We started down.

 

The men who found the stairway, Pablo Ortiz, Frank De Martini and Mac Hanna, went up to 89, 90, and even 91 and freed many people in offices whose doorways had jammed. Hanna, who was a Port Authority engineer, returned and helped many of our group down, but Ortiz and De Martini never made it back.

 

In the stairwell there was no hysteria, no pushing or yelling. The lights remained on and there was little smoke, but each of the 176 landings was filled with water.  

 

Around the 52nd floor, we met the firemen who were coming up, they thought, to fight a fire. These young people, faces red with exhaustion from carrying 60-pound loads, told us to keep going down and not turn around, while they continued going up. None of these brave young people survived. Their faces and the look in their eyes are indelibly etched in my mind.

 

At around the 44th floor, we had caught up to those ahead of us from other floors, and we had come to a standstill. Two young men behind me said they had to look for another stairwell. I held the stairwell door while they went out. A few minutes later they returned, telling us there was a better stair. Something, whether it was fear or intuition, impelled me to follow them.

 

The three of us went straight down to the lobby, where we were directed by the authorities to proceed across the retail mall, up the escalator, which was still working, and to street level. They kept repeating, “Don’t look up or back, just keep going.”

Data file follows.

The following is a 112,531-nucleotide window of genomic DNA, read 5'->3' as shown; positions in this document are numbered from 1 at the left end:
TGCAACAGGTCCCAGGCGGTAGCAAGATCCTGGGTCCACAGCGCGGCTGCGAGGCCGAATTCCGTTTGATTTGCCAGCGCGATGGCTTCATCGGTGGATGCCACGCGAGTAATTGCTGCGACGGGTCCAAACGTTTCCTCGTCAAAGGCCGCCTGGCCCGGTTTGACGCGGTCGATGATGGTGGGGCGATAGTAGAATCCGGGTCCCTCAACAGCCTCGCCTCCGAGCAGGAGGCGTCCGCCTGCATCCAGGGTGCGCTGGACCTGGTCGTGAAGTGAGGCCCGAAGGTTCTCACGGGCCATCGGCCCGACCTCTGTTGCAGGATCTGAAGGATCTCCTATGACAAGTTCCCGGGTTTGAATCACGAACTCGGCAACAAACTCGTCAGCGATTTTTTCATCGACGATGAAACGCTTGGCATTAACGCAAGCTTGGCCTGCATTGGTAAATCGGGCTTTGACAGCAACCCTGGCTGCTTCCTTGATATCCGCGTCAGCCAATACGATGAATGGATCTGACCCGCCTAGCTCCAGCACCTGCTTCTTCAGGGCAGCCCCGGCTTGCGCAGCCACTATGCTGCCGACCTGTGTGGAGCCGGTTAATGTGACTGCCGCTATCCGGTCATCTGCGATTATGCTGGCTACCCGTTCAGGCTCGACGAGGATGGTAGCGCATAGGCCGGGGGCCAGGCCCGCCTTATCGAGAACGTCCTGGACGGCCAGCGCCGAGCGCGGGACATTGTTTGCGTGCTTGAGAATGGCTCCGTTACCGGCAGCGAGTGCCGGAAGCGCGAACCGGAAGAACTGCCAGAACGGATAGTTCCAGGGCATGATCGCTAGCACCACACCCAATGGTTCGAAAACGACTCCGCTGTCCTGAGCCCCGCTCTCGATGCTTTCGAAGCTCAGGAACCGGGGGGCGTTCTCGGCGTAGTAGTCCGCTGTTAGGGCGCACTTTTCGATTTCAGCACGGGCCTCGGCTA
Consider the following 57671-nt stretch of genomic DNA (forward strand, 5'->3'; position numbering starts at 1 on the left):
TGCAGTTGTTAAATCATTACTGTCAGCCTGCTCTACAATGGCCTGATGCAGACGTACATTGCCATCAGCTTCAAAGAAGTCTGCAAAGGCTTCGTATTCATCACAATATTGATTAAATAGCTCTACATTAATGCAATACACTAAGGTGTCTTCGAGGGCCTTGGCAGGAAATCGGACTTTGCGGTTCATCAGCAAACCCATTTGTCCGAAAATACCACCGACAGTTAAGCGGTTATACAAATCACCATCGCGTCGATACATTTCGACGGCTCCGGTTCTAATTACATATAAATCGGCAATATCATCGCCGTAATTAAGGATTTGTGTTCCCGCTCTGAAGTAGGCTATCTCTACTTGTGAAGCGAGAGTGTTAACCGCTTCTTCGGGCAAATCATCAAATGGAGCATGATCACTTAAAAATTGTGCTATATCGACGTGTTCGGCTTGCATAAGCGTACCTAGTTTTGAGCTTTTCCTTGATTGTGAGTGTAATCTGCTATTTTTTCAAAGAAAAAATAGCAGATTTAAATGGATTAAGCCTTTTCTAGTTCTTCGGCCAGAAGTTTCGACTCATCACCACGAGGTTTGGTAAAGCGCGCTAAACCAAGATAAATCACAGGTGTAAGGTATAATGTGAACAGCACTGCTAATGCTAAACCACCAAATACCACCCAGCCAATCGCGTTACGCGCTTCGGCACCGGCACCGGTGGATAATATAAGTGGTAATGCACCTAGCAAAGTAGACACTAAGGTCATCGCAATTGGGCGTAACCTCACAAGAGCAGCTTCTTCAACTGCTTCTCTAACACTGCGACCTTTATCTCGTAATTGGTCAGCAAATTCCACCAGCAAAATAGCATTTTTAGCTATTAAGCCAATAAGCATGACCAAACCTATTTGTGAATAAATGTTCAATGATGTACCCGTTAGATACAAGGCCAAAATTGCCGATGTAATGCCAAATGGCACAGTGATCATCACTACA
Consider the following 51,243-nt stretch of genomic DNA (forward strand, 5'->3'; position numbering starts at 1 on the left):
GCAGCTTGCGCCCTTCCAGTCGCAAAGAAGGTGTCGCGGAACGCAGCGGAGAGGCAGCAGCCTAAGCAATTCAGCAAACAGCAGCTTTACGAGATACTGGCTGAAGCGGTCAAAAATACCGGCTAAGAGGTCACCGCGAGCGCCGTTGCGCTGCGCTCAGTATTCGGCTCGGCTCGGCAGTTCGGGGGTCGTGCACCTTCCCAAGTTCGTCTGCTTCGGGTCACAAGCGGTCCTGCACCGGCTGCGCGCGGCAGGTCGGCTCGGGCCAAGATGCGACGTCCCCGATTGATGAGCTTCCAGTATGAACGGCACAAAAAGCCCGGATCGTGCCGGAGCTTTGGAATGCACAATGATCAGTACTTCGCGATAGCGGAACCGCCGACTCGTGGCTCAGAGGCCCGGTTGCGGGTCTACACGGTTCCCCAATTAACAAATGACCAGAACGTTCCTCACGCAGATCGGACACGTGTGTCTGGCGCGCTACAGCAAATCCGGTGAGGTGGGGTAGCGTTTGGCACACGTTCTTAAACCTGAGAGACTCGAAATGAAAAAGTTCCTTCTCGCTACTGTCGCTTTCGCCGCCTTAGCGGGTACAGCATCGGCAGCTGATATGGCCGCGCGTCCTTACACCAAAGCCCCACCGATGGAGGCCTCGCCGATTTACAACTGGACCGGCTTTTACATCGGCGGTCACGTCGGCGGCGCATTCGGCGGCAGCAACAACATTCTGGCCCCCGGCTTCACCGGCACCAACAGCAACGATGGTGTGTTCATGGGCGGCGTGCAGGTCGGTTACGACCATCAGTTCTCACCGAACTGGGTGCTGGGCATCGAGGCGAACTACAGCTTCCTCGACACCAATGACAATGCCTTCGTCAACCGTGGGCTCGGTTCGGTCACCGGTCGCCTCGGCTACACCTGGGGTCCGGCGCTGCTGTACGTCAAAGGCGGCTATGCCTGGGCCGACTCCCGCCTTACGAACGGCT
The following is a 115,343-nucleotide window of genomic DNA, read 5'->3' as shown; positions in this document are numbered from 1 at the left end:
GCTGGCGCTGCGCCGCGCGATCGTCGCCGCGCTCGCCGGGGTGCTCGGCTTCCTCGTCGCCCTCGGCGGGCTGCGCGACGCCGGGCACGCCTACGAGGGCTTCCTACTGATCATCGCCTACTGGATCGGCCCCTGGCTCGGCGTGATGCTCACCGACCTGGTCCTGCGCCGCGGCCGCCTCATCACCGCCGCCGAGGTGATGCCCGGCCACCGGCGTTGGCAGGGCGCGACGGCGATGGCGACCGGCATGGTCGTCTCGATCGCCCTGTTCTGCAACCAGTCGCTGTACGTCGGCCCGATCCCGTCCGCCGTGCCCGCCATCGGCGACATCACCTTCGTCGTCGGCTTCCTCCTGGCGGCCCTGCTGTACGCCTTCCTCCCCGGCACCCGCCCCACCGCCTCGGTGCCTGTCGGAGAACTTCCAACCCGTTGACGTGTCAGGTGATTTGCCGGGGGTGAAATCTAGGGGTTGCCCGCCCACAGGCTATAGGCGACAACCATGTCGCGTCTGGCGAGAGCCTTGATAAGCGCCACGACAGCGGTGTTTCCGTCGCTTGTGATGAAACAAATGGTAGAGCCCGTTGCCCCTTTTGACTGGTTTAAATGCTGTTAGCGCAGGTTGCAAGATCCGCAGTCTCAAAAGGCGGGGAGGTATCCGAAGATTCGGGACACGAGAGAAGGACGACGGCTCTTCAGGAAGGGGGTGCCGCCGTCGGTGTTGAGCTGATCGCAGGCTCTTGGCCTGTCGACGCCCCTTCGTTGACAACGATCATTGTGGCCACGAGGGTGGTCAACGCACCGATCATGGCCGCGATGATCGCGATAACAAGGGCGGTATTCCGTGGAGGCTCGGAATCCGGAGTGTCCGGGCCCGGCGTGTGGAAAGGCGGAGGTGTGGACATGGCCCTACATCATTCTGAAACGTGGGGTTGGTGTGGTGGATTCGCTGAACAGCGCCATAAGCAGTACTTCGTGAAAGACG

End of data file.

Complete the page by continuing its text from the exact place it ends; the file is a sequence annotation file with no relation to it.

I walked along Fulton Street to Broadway at the tip of City Hall Park and onto Park Row. It was there that I looked up, saw both burning towers, and in two or three minutes witnessed 2 World Trade Center, the South Tower, start to collapse. Several hundred others and I ran for shelter and I ended up in a pizza restaurant, where I avoided some of the horrible fallout.

 

I was lucky to exit the tower a couple of minutes before those who continued on the original stairwell, and had barely got out before they were covered by the ash and debris from Tower 2.

 

Ten to 15 minutes later, much of the fallout had lessened. The phones in the store were working again, although cell phones still weren’t, and the 100 or so of us who took refuge there, took turns making one call each. I was able to reach my daughter Whitney and assure her of my safety.